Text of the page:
In doing so, he deems them as integral pieces of difficult but essential concessions necessary for the grander achievement of peace, rather than a deliberate ploy by the Israelis to maintain control over the land. Rogers gives the benefit of the doubt to the Israelis, treating the original agreement in isolation from subsequent Israeli violations and attempts to use the treaty to their benefit.
To that end, a number of Israeli violations and abuses of power are ignored, such as the expansion of settlements; the allocation to Israel to control of more than 80 percent of the water in West Bank aquifers compared with 17 percent for the Palestinians and the economic independence of Palestine in relation to Israel’s control over the land and water.
Additionally, Qurei’s incessant claim in the film that Israel will never be accepted by its 350 million Arab neighbours seems far-fetched and implausible even in the 1990s. The quote comes on the heels of the 1978 Camp David peace treaty between Egypt and Israel and the 1982 Lebanese massacre of Sabra and Shatila, the Arab response to which appears to show that neighbouring states have abandoned the Palestinian cause once and for all.
Some skeptics such as Edward Said, who dubbed the agreement “a foolish gamble that has already done far more harm than good” saw the fatal flaws in the accord’s design from the start - flaws that are brushed over by Rogers.
The space given to Israel to cement its self-promoted myth may have shrunk through the years but any work that questions its basic foundations remains taboo
While more and more Palestinian talents make their mark in Hollywood - actors Hiam Abbass (Ramy, The Visitor), Ali Suliman (The Looming Tower, Body of Lies) and Waleed Zuaiter (Sex and the City 2, The Men Who Stare at Goats); directors Cherien Dabis (Amreeka, Empire) and two-time Oscar nominee Hany Abu Assad (Paradise Now, The Mountains Between Us) - the industry remains reluctant to give a platform to the Palestinian narrative. The space given to Israel to cement its self-promoted myth may have shrunk through the years but any work that questions its basic foundations remains taboo. The Nakba and ’67 remain off-limits topics that Hollywood still doesn’t want to touch.
Oslo, ironically, is as much as Hollywood allows the Palestinian voice to be heard within its orbit - a work too calculated, too safe and too toothless to land a substantial punch. Make no mistake, the PLO was not entirely blameless, committing to an agreement that weakened its position and concurrently amplified Palestinian pain.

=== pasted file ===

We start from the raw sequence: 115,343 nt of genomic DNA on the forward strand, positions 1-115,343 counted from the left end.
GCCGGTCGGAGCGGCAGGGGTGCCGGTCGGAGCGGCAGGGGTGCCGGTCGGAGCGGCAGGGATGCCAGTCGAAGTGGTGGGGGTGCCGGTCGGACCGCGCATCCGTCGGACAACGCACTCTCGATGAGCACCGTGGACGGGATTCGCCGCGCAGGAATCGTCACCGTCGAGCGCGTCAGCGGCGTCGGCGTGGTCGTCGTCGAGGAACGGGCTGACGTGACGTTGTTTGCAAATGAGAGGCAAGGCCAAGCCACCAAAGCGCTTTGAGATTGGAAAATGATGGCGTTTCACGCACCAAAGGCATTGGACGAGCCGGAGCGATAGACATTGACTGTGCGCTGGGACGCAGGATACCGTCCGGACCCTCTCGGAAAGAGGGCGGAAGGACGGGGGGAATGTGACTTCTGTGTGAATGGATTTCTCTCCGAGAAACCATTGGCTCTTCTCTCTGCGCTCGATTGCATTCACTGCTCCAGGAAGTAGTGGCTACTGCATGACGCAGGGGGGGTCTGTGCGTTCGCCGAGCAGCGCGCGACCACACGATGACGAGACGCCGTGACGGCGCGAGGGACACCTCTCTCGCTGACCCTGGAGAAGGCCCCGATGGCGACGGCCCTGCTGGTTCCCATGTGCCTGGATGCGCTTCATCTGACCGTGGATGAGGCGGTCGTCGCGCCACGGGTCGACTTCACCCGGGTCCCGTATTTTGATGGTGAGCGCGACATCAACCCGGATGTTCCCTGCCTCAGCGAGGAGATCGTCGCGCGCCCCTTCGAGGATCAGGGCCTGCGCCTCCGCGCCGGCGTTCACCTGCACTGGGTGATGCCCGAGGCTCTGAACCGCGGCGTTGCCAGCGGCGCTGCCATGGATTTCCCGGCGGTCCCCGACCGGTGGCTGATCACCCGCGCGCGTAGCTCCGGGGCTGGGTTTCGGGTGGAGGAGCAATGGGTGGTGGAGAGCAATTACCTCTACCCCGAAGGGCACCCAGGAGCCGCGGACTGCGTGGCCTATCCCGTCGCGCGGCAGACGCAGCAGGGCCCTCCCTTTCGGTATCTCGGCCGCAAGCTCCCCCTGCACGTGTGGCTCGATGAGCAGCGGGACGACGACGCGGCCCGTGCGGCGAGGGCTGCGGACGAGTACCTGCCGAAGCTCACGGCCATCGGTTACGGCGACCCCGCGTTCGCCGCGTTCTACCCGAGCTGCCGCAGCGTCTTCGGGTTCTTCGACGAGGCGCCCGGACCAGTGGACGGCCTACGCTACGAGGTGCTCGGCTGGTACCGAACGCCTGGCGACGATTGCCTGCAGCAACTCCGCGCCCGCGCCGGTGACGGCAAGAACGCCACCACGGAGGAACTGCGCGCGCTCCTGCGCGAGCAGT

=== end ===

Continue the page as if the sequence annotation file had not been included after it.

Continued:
Sher and Rogers nevertheless get one vital detail right: the Israelis were adamant from the start to mire the PLO in governance, forcing the organisation to abandon its existential liberation objectives and throwing it into a spiralling web of internal power play and corruption.
Bloodshed was spilled on both sides, and both Munich and Ma'alot (in which the Marxist–Leninist group Democratic Front for the Liberation of Palestine killed 25 schoolchildren and teachers in 1974) are witnesses to the ugly turns the Palestinians have occasionally taken as they scrambled to put an end to the occupation.
Given Israel’s tightening of security and its growth as a nuclear superpower, the possibility of another Munich or Ma'alot is extremely unlikely. The Israeli-Palestine conflict has not been an even contest for decades; in fact, to be more accurate, the conflict has never been an even contest to begin with.
Transformative, worthwhile art is one that is radical, confrontational and defiant. Oslo is laced with good intentions - an ingenuous belief in the possibility of peace and the virtue of peace. But what kind of peace is one that is dictated and formulated by the occupier?
Oslo is neither radical nor confrontational; a middle-of-the-road fable that initially emerges as a corrective effort to underline a cause that has been distorted by Hollywood for decades, but ultimately imparts the kind of reductive discourse complicit in undermining the suffering of Palestinians.